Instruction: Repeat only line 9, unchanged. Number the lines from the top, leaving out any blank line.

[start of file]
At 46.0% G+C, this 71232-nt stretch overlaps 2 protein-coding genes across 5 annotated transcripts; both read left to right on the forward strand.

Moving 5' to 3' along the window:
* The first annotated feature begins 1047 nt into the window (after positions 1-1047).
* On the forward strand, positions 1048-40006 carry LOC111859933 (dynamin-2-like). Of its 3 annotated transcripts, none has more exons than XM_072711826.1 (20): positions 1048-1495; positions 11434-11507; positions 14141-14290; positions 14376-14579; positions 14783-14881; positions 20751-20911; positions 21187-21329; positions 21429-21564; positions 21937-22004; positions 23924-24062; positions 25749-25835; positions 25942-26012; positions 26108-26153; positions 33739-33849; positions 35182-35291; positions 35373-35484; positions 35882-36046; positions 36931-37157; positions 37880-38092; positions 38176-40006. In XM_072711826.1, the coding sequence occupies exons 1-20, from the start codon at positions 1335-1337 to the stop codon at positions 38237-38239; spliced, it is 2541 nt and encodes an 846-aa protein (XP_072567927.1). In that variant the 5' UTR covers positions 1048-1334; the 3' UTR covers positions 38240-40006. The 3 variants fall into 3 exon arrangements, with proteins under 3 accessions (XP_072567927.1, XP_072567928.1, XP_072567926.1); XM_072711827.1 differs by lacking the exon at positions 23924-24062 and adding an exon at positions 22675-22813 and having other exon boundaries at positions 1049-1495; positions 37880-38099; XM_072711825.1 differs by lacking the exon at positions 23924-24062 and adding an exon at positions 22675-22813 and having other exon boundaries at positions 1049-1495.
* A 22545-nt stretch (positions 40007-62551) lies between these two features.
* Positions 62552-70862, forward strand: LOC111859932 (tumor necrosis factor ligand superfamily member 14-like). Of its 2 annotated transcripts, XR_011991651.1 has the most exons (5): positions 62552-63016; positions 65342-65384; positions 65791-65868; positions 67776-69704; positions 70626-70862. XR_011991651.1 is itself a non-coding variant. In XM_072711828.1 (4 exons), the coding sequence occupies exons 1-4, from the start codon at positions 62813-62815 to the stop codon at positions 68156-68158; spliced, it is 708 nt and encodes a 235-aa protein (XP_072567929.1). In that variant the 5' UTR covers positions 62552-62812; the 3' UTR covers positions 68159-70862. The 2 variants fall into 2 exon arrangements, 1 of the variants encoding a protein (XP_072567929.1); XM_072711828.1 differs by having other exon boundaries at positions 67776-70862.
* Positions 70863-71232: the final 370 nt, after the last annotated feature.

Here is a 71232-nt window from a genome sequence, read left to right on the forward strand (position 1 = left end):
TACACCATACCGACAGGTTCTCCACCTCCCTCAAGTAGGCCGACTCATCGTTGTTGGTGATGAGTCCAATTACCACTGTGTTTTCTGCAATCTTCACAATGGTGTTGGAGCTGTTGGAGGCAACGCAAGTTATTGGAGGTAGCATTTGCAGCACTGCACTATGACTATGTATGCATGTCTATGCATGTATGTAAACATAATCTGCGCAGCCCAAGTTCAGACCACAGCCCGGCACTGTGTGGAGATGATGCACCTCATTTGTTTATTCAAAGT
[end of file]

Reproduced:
TACACCATACCGACAGGTTCTCCACCTCCCTCAAGTAGGCCGACTCATCGTTGTTGGTGATGAGTCCAATTACCACTGTGTTTTCTGCAATCTTCACAATGGTGTTGGAGCTGTTGGAGGCAACGCAAGTTATTGGAGGTAGCATTTGCAGCACTGCACTATGACTATGTATGCATGTCTATGCATGTATGTAAACATAATCTGCGCAGCCCAAGTTCAGACCACAGCCCGGCACTGTGTGGAGATGATGCACCTCATTTGTTTATTCAAAGT